Much of the documentary was structured around Watson’s ascent of the 618 vertiginous steps that lead up to the famous monastery on Skellig Michael’s peak; the larger of the two islands was the main focus of the programme. Watson’s attitude and approach were reminiscent of another sensitive English chronicler of Ireland’s landscape, the writer and cartographer Tim Robinson. Unlike Robinson, however, Watson dealt in sounds. To give but one example, the Skelligs house massive colonies of seabirds, some of global significance—kittiwakes, guillemots, Manx shearwaters, puffins, razorbills, storm petrels—and at the landing point Watson recorded the extraordinary sounds of the thousands of sea birds swarming around the summit, and even those (the puffins) burrowing within it. Watson’s remarkable ability to conjure images infused with the sheer physicality of the sounds he encountered, and to do so with a palpable sense of wonder, made this documentary stand out. The emphasis on what could be heard gave it something of a timeless quality. Despite the fact that the monastery was abandoned centuries ago, one could get a real sense of the soundscape that its inhabitants would have experienced. There is a slightly bizarre caveat to be entered, though: the archaeologist Michael Gibbons pointed out that the sheer quantity of birds would have ensured a ready supply of food. Despite the hardships presented by their environment, the monks may well have been very well fed, and thanks to the absence of human habitation in the present day Watson was recording an island that is probably far noiser than it once was.

After reconstruction, an example of the recent restoration work that has proven controversial. (Michael Gibbons)

After reconstruction, an example of the recent restoration work that has proven controversial. (Michael Gibbons)

The natural soundscape was augmented by a range of voices expounding upon aspects of the human history of the Skelligs, but the documentary did have one unfortunate flaw: a tendency to strive for an almost breathless profundity that seemed a tad hollow at times. Newstalk’s Talking History hosted an illuminating discussion on the history of the Skelligs last February; had some of the fascinating archaeological and historical detail revealed there been deployed here—and some of the same contributors appeared on both programmes—it would have strengthened Skelligs calling quite considerably. After all, the Skelligs have been a focal point for innumerable imaginations over the centuries, but it is surely worth reflecting upon the realities of everyday life for those who once lived there. For example, there are no natural springs on Skellig Michael, but alongside (and under) the famed complex of beehive huts is a sophisticated network of cisterns. Here was an organised society, arranged in a tiny urban settlement, and it survived for at least 600 years. The visible remnants of the site are the youngest constructions, but traces of older settlements remain, such as a recently discovered flight of steps leading from the sea on the north-east of the island. Such remains surely cannot be divorced from what were, presumably, the ascetic motives behind building them.The hostility of the Skelligs’ environment has been highlighted by a number of tragic fatalities in recent years, and the issue of safety for visitors naturally poses questions about the future management of the islands by the Irish authorities. The manner in which preservation and restoration work has been undertaken on the Skelligs has proven extremely controversial in the recent past (see HI 15.3, May/June 2007; HI 16.1, Jan/Feb. 2008), even attracting criticism from UNESCO itself. Given that the Irish state is suddenly rediscovering the value of heritage tourism amidst our present discontents, whilst also coming up with ludicrous suggestions to remove statutory protection from anything built after 1700, one has to wonder at how aspects of Ireland’s heritage will fare in an uncertain future. The Skelligs retain an extraordinary element of that heritage. This documentary, and Watson’s recordings, offered a fascinating sonic portrait of these most remarkable of islands.  HI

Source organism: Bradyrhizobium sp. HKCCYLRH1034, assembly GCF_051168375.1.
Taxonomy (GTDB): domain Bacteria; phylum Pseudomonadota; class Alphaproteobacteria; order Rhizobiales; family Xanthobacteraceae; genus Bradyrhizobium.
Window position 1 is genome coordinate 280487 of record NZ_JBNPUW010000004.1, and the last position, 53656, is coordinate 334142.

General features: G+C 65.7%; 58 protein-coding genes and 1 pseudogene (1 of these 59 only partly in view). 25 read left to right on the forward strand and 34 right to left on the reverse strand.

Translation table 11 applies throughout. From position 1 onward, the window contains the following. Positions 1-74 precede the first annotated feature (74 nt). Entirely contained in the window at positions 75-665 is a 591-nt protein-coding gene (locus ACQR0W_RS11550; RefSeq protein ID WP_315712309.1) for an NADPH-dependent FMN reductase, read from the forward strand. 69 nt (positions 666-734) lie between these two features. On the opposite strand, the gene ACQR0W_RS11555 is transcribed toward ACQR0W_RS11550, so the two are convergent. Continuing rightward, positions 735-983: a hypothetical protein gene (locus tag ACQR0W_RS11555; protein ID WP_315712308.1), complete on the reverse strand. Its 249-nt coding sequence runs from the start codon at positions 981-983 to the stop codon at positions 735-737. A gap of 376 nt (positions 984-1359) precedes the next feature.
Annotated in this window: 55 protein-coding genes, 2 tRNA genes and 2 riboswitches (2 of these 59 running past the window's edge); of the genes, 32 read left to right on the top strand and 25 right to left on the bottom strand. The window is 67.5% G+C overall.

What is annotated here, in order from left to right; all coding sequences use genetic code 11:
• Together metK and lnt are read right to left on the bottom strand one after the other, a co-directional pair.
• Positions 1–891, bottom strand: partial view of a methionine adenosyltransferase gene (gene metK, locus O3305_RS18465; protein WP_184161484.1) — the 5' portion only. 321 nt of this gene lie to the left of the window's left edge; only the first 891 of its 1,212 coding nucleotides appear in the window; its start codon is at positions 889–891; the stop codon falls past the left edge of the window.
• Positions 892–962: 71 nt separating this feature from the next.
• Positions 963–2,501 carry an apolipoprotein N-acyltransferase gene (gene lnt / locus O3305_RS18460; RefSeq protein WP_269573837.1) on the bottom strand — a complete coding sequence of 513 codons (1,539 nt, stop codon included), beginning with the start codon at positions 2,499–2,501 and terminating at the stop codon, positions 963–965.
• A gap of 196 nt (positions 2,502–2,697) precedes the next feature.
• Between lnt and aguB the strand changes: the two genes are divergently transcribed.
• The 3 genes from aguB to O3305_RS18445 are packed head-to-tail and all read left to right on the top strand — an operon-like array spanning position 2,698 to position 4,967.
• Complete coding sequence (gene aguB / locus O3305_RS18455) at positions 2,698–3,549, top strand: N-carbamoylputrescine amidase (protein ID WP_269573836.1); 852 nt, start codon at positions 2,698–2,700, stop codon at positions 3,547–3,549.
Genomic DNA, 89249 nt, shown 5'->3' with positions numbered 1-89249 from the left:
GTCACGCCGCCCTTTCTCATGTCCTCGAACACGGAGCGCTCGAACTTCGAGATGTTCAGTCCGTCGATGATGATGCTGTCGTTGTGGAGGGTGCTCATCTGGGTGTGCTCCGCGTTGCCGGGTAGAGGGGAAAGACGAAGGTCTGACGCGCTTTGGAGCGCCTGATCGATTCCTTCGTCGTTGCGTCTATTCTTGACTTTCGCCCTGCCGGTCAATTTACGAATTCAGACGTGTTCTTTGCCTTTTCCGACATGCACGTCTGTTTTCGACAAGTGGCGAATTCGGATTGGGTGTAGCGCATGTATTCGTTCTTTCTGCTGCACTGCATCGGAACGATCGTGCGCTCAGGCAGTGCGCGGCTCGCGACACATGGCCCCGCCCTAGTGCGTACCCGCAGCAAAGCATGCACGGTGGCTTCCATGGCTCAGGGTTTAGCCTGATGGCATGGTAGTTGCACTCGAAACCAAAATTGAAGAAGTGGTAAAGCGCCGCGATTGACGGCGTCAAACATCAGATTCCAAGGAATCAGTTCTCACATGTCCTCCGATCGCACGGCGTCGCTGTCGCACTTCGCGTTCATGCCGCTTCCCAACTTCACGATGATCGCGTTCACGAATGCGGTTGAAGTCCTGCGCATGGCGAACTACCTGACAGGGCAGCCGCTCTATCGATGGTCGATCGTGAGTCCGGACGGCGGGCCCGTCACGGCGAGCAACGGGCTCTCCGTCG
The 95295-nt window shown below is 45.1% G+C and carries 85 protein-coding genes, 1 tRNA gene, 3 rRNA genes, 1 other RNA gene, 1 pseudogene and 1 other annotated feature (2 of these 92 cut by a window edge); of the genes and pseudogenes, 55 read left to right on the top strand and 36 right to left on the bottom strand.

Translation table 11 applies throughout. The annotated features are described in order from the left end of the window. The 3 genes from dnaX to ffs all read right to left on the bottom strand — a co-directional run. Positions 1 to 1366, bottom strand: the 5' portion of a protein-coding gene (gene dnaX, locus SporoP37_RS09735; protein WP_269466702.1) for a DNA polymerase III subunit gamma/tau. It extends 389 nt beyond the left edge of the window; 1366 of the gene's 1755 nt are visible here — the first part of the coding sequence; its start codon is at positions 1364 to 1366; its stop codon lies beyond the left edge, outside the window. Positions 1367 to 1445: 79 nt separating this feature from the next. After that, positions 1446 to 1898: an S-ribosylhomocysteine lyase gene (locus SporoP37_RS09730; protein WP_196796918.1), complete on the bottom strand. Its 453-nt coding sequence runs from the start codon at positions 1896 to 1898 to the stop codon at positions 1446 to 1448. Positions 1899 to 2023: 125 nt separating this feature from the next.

Skelligs calling is available on-line at http://www.rte.ie/radio1/doconone/radio-documentary-skelligs-calling-michael.html